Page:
Something historic happened in August. For the first time ever, Facebook surpassed Google’s hold on people’s Web surfing time.
According to the Associated Press, people spent 41.1 million minutes, or 9.9 percent of their online time, on the social-networking site of walls, pokes and farms, compared with 39.8 million minutes, or 9.6 percent, on Google’s sites, which include YouTube, Gmail, news stories and more.
Yahoo was third in terms of browsing, with 37.7 million minutes or 9.1 percent of surfers’ time. Facebook beat out Yahoo for the first time in July.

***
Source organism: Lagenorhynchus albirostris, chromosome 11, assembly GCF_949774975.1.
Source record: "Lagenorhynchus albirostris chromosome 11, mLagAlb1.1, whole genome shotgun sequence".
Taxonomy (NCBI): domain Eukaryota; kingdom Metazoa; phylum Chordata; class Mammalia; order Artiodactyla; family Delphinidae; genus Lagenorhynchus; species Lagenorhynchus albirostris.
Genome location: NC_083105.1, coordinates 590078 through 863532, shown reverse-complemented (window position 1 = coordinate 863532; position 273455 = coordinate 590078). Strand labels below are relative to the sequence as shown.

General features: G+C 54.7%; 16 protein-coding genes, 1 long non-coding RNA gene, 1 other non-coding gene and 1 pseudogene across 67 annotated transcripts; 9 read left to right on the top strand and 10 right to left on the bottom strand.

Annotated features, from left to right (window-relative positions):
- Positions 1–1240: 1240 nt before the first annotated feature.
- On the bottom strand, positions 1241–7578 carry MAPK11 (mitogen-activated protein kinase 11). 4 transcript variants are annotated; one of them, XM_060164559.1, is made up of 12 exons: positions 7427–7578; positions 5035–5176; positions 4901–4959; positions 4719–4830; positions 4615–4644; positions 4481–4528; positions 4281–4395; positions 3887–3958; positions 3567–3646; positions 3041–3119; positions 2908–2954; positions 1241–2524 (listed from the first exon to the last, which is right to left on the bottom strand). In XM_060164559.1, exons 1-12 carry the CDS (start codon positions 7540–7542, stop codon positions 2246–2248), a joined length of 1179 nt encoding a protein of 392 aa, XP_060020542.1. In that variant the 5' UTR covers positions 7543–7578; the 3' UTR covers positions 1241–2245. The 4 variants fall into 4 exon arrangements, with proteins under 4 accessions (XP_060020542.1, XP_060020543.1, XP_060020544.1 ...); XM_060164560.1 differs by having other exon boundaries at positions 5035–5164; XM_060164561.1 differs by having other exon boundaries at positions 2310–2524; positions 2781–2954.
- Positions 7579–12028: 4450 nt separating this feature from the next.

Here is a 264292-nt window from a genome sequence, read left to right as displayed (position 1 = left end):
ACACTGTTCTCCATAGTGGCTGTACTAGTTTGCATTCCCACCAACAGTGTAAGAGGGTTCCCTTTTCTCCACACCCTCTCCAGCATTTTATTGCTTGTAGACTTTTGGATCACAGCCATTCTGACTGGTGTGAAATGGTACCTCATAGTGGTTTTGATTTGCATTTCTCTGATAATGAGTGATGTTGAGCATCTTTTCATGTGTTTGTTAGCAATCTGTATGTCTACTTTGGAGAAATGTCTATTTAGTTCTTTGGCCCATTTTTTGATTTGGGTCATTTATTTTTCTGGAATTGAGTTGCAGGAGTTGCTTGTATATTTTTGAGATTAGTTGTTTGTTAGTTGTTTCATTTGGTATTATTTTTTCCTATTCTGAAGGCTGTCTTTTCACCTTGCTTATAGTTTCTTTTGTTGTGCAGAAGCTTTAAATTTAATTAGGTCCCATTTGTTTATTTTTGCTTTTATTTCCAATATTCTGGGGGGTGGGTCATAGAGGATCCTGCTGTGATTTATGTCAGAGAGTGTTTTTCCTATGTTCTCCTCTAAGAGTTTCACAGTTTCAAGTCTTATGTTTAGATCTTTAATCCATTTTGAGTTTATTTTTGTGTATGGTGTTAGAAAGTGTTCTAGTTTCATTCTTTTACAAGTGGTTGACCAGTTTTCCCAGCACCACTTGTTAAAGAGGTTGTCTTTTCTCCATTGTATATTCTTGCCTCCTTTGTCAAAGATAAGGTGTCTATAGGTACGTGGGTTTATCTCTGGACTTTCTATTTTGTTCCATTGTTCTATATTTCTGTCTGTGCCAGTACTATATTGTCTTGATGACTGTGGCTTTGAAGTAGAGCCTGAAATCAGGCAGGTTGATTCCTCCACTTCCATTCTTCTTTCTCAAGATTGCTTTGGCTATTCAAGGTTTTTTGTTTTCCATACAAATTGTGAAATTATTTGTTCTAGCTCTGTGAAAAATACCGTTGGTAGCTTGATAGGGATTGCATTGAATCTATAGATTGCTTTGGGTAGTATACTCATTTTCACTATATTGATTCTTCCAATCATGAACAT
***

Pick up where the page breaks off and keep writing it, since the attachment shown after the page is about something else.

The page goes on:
The amount of time Internet users have spent on Facebook has nearly doubled since August of last year, when they spent less than 5 percent of their time there, a similar figure with Google at the time. Then, Yahoo was king with 12 percent of users’ time.
The estimates come from comScore, which compiles reports from 2 million users and web servers from around the globe.
What does this mean? The Web has become undeniably a more social experience in the last year, with users gravitating toward Facebook as a place to share their photos and connect or reconnect with family members and friends locally or far away.